Zoeller, S. (2015). What are the benefits of IMC? – Stephen Zoeller’s Marketing Blog. [online] Stephen Zoeller’s Marketing Blog. Available at: [Accessed 8 May 2016].

Hand me a Kleenex, I’m going Rollerblading – What happens when a brand gets too big?

Michael Weatherhead
Mweathe 216041883

Iacobucci defines a brand as a promise to customers. A brand is meant to tell customers that they can come to expect a certain level of reliability and quality from your product.

A strong brand can draw in a larger price tag due to the fact that a company’s brand can offset uncertainties or risks associated with the purchase in the mind of the customer.

When we look at internationally recognized brands, it’s easy to understand the above mentioned definition.

With the ever increasing competitive landscape of business, there has never been a more important time to gain customer loyalty and maximize ROI on marketing efforts.

It is argued that creating and developing a strong brand (like the ones pictured to the right), is even more important than marketing the product being sold and can have an enormous value by itself (more on brand value below). This can be an absolute “differentiator” in a competitive market:

In fact, a study done on the importance of building Brand Value has shown just how important spending money, not just advertising, but branding can extremely profitable for a company. Companies that have invested more money and resources in their brand as well as their advertising have seen a massive increase in brand value which leads to a better ROI.

The more effective a brand is, the more people will start to associate feelings, personalities, and key words to it. (Click here for more about Brand Association)

Imagine, how coobrand associationl it must be when people internationally start to associate your brand with a personality, emotion, or product?

Surely, creating a brand so strong that your product becomes a household name would be an ideal situation right? Tell that to Band-Aid, Hoover, and Escalator.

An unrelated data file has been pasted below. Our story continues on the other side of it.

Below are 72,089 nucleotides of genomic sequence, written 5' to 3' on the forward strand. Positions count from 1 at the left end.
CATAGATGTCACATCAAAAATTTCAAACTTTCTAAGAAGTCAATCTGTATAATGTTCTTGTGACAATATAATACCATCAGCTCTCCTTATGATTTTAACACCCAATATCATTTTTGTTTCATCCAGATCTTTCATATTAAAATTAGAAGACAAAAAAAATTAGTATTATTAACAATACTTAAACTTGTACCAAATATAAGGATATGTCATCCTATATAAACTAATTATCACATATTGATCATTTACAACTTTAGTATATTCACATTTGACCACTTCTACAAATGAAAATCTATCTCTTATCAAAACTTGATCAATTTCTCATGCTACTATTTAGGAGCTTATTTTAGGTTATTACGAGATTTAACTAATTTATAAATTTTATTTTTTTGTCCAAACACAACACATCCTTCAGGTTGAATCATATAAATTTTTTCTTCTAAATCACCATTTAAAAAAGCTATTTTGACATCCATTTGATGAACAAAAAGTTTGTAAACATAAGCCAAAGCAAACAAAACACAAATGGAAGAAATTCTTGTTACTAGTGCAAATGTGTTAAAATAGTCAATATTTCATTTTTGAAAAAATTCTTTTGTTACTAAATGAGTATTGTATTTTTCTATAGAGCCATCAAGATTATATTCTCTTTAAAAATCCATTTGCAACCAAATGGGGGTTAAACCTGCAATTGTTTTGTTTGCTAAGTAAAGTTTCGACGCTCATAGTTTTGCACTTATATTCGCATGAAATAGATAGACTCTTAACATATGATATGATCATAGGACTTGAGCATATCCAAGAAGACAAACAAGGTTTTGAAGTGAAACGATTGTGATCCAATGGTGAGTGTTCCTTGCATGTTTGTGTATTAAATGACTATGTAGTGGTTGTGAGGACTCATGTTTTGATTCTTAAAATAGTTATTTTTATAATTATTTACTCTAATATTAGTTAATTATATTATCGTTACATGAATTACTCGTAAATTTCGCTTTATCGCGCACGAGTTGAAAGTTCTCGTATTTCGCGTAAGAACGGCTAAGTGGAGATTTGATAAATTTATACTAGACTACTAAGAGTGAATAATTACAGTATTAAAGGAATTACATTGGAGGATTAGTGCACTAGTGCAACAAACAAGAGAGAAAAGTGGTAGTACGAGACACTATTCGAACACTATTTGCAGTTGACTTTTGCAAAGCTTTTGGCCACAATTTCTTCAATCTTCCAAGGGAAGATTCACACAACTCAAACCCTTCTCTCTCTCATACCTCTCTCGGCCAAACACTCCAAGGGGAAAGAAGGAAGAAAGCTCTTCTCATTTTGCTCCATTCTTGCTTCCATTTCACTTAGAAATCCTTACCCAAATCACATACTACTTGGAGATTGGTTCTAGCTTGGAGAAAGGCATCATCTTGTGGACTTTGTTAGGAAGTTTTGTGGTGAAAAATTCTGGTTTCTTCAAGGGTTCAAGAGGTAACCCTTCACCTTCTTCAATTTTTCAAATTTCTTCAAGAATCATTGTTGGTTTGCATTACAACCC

Genericide is what happens when a company’s brand gets so big that people start using the brand name as a general term for all products that are similar. For instance, when is the last time you asked for a Kleenex, received a facial tissue and didn’t know the difference? The Kleenex example, is one of far too many brands who became such household names that they lose their “badge of origin“.

When a company’s brand starts being used in everyday conversation and the customer refers to it for an entire product category, they run the risk of losing their unique brand trademark.

If a brand name is considered to be generic, it becomes very difficult for a company to legally stop competitors from capitalizing and using your hard earned brand to their advantage.

So what is the answer? Should a company not build its brand with the hopes of becoming a household name, should they not brand at all?

Clearly, based on the value presented above, that is not the solution. The true answer lies in being diligent and protecting your brand identity.

Behind the scenes, big companies like Google and Xerox fight everyday to maintain their brand uniqueness and protect their trademarks. This is done by setting strict usage standards on how their brand is to be mentioned (I.E.: Don’t google it, instead use google to perform a search).

A great example of this comes from a recently settled case (Costco vs. Tiffany’s) where Costco was sued for selling a Tiffany style ring under the argument that the style of setting had become generic. You can read more about it here.

As flattered as you may be that people have adopted your brand to the point of making it an everyday verb, noun or category descriptor, not protecting your brand could ultimately lead your company to be the next, thermos, zipper, or laundromat (I didn’t even know that was once a trademark).

Michael Weatherhead
Mweathe 216041883


Brand value growth. (2016). Brand value growth. [online] Available at: [Accessed 23 Apr. 2016].

Clifford, C. (2014). Why Your Brand Is More Important Than Your Product. [online] Entrepreneur. Available at: [Accessed 24 Apr. 2016].

Iacobucci, D 2013, Marketing Management (MM4), Student Edition, South-Western, Cengage Learning, Mason, Ohio.

Ma, W. (2014). The words you never knew were brands. [online] NewsComAu. Available at: [Accessed 26 Apr. 2016]. (2016). Brand Association – Meaning and its concepts. [online] Available at: [Accessed 24 Apr. 2016].

Steptoe, Jonhson LLP, (2016). Tiffany & Co. v. Costco Wholesale Corp.: avoiding trademark genericide | Lexology. [online] Available at: [Accessed 22 Apr. 2016].